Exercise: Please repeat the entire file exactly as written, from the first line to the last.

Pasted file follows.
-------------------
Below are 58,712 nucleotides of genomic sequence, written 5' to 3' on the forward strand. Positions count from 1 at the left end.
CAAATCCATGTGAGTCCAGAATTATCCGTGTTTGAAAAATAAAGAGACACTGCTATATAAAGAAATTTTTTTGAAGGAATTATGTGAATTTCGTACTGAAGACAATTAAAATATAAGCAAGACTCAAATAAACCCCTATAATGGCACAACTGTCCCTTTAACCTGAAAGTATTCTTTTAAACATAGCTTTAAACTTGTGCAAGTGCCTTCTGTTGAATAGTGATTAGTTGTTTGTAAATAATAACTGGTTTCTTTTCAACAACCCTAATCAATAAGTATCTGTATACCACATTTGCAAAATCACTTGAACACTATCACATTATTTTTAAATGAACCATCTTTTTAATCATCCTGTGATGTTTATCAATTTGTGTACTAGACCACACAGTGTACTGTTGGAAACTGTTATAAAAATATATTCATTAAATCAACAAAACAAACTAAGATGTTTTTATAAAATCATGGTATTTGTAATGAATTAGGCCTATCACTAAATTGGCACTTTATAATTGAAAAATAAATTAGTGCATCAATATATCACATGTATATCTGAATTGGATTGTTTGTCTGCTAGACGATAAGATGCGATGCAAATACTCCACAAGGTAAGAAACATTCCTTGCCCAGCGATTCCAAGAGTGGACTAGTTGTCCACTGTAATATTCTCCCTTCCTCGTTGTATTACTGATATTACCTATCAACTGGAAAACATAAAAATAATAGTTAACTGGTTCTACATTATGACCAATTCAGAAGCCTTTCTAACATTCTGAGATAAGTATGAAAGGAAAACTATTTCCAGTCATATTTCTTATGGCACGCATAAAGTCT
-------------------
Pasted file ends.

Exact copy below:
Below are 58,712 nucleotides of genomic sequence, written 5' to 3' on the forward strand. Positions count from 1 at the left end.
CAAATCCATGTGAGTCCAGAATTATCCGTGTTTGAAAAATAAAGAGACACTGCTATATAAAGAAATTTTTTTGAAGGAATTATGTGAATTTCGTACTGAAGACAATTAAAATATAAGCAAGACTCAAATAAACCCCTATAATGGCACAACTGTCCCTTTAACCTGAAAGTATTCTTTTAAACATAGCTTTAAACTTGTGCAAGTGCCTTCTGTTGAATAGTGATTAGTTGTTTGTAAATAATAACTGGTTTCTTTTCAACAACCCTAATCAATAAGTATCTGTATACCACATTTGCAAAATCACTTGAACACTATCACATTATTTTTAAATGAACCATCTTTTTAATCATCCTGTGATGTTTATCAATTTGTGTACTAGACCACACAGTGTACTGTTGGAAACTGTTATAAAAATATATTCATTAAATCAACAAAACAAACTAAGATGTTTTTATAAAATCATGGTATTTGTAATGAATTAGGCCTATCACTAAATTGGCACTTTATAATTGAAAAATAAATTAGTGCATCAATATATCACATGTATATCTGAATTGGATTGTTTGTCTGCTAGACGATAAGATGCGATGCAAATACTCCACAAGGTAAGAAACATTCCTTGCCCAGCGATTCCAAGAGTGGACTAGTTGTCCACTGTAATATTCTCCCTTCCTCGTTGTATTACTGATATTACCTATCAACTGGAAAACATAAAAATAATAGTTAACTGGTTCTACATTATGACCAATTCAGAAGCCTTTCTAACATTCTGAGATAAGTATGAAAGGAAAACTATTTCCAGTCATATTTCTTATGGCACGCATAAAGTCT